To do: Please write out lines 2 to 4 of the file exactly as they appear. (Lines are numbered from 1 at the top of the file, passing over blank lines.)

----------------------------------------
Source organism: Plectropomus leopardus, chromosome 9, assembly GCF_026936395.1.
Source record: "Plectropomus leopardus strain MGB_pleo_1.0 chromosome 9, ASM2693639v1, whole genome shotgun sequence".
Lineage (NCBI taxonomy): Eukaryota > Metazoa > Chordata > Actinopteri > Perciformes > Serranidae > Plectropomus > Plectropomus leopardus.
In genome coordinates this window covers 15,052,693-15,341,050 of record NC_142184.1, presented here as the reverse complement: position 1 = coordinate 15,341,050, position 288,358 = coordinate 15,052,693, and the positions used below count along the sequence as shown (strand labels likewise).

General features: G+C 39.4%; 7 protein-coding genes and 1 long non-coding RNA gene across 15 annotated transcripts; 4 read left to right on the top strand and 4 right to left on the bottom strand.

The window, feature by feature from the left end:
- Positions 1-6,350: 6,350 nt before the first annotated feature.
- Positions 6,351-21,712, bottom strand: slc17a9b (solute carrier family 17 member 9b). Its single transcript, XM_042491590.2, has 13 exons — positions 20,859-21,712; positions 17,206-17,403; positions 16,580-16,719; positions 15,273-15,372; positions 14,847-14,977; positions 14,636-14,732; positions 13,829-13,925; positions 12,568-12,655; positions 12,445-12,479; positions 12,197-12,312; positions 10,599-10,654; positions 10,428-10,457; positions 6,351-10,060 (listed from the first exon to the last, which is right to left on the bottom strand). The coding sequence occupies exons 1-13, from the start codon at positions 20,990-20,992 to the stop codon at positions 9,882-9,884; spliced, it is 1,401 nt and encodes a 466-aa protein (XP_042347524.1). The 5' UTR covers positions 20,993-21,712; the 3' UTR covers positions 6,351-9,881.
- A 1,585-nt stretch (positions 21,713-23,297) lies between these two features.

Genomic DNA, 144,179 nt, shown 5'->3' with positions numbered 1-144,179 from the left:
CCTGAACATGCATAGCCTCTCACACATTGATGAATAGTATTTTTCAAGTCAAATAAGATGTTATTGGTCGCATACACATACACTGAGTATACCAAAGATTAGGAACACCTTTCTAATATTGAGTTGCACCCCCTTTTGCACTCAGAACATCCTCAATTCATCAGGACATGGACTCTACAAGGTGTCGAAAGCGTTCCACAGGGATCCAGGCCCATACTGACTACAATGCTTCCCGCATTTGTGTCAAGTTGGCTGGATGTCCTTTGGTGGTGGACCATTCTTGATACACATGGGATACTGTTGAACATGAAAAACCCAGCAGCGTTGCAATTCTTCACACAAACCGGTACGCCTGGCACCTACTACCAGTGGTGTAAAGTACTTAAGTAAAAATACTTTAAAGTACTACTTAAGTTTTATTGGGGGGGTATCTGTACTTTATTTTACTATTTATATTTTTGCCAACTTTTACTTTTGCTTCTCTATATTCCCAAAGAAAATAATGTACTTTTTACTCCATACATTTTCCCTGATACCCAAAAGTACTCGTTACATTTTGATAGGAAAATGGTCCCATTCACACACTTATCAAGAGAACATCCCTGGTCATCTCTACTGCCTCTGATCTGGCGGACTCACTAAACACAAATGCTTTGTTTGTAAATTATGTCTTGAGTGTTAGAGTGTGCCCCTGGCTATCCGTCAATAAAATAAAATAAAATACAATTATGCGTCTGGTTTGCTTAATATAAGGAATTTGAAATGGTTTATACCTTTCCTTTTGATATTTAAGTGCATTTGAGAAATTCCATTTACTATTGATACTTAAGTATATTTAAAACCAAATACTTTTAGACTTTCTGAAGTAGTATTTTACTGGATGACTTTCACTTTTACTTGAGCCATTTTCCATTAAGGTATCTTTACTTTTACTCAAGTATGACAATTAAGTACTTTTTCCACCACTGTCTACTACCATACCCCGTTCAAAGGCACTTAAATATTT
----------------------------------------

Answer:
Source record: "Plectropomus leopardus strain MGB_pleo_1.0 chromosome 9, ASM2693639v1, whole genome shotgun sequence".
Lineage (NCBI taxonomy): Eukaryota > Metazoa > Chordata > Actinopteri > Perciformes > Serranidae > Plectropomus > Plectropomus leopardus.
In genome coordinates this window covers 15,052,693-15,341,050 of record NC_142184.1, presented here as the reverse complement: position 1 = coordinate 15,341,050, position 288,358 = coordinate 15,052,693, and the positions used below count along the sequence as shown (strand labels likewise).